Findings affirm imaging technique's ability to discern healthy tissue after neoadjuvant chemotherapy

Findings Affirm Imaging Technique’s Ability to Discern Healthy/Non-Healthy Tissue After Neoadjuvant Chemotherapy
Examples of histopathology in the datasets used in the analyses. Locations were selected from the specimens of patients with and without chemotherapy, which consisted of >95% fat tissue (dataset 1), >95% connective tissue (dataset 2), a mixture of fat and connective tissue (dataset 3), or a mixture of tumor cells and connective tissue (dataset 4). Credit: Lisanne L. de Boer, Marie-Jeanne T.F.D. Vrancken Peeters, and F. van Duijnhoven of The Netherlands Cancer Institute (NCI), Department of Surgery, Amsterdam; Esther Kho of NCI, Department of Epidemiology and Biostatistics; Katarzyna Jóźwiak of NCI, Department of Epidemiology, and Brandenburg Medical School Theodor Fontane, Institute of Biostatistics and Registry Research, Neuruppin, Germany; Koen K. Van de Vijver of NCI, Department of Pathology, and Ghent University Hospital, Department of Pathology, Ghent, Belgium; Benno H.W. Hendriks of Philips Research, Eindhoven, The Netherlands, and Delft University of Technology, Biomechanical Engineering Department, Delft, The Netherlands; Henricus J.C.M. Sterenborg, of NCI, Department of Surgery, and Amsterdam University Medical Center, Department of Biomedical Engineering and Physics; and Theo J.M. Ruers of NCI, Department of Surgery and the University of Twente, TNW, Technical Medical Center, Drienerlolaan, Enschede, The Netherlands.

In an article published in the peer-reviewed SPIE publication Journal of Biomedical Optics (JBO), titled "Influence of neoadjuvant chemotherapy on diffuse reflectance spectra of tissue in breast surgery specimens," research observed across 92 ex vivo breast specimens suggests that there is little to no impact on the optical signatures of breast tissue after neoadjuvant chemotherapy.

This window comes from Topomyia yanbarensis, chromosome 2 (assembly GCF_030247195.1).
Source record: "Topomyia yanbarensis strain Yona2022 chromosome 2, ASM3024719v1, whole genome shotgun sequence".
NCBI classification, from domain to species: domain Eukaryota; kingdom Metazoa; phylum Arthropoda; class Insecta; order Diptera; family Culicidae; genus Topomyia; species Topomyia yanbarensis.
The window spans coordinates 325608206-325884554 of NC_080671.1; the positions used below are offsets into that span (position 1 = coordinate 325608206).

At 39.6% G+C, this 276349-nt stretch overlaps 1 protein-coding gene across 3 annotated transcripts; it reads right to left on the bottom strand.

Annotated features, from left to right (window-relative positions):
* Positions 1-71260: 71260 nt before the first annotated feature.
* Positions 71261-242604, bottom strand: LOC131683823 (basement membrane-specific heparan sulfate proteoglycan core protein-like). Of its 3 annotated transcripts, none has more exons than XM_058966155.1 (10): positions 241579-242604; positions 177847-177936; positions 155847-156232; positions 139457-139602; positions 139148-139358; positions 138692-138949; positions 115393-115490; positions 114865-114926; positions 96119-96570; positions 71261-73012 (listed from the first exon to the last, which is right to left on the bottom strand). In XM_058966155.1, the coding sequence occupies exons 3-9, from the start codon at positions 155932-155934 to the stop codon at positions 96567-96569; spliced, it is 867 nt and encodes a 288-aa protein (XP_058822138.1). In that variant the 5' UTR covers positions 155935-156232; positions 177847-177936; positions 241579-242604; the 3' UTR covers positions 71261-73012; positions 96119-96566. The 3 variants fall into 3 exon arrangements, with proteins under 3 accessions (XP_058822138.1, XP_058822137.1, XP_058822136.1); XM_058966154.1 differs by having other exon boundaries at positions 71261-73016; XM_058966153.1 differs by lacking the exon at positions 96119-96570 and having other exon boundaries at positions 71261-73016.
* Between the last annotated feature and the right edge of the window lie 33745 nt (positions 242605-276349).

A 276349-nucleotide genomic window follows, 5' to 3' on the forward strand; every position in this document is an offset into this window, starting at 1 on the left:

The results of the study, in which diffuse reflectance spectroscopy (DRS) measurements were performed on 92 ex vivo breast specimens from 92 patients treated with and without neoadjuvant chemotherapy show that contrast between healthy tissue and tumor tissue is not altered due to neoadjuvant chemotherapy, suggesting that the same reflectance spectral signatures can be used for tumor margin guidance independent of the chemotherapy status of the patient.

Because healthy and tumor tissue can be readily discriminated, tumor-margin assessment by DRS—which can discriminate different tissue types based on optical characteristics—becomes a feasible consideration during breast-conserving surgery, even if the patient has received neoadjuvant chemotherapy prior to surgery, a procedure that has become commonplace. The ultimate goal of the intra-surgery application of DRS would allow the surgeon to assess the tissue while performing the resection of tumors to ensure that the resection margin is clear of tumor .

According to JBO Editor-in-Chief Brian W. Pogue, the paper and its findings are notable due to the large number of clinical samples analyzed, and the consequent relevance to assessing neoadjuvant changes. "While a significant amount of work has been done defining the of breast cancer tumors and showing that this can be used for guidance, this is one of the first attempts to examine tumors following as well. The results show that the signatures do not appear to change and so the status of the patient would not confound spectral imaging to help define the lumpectomy margin."


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More information: Lisanne L. de Boer et al. Influence of neoadjuvant chemotherapy on diffuse reflectance spectra of tissue in breast surgery specimens, Journal of Biomedical Optics (2019). DOI: 10.1117/1.JBO.24.11.115004
Journal information: Journal of Biomedical Optics

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Citation: Findings affirm imaging technique's ability to discern healthy tissue after neoadjuvant chemotherapy (2019, December 3) retrieved 24 January 2020 from https://phys.org/news/2019-12-affirm-imaging-technique-ability-discern.html
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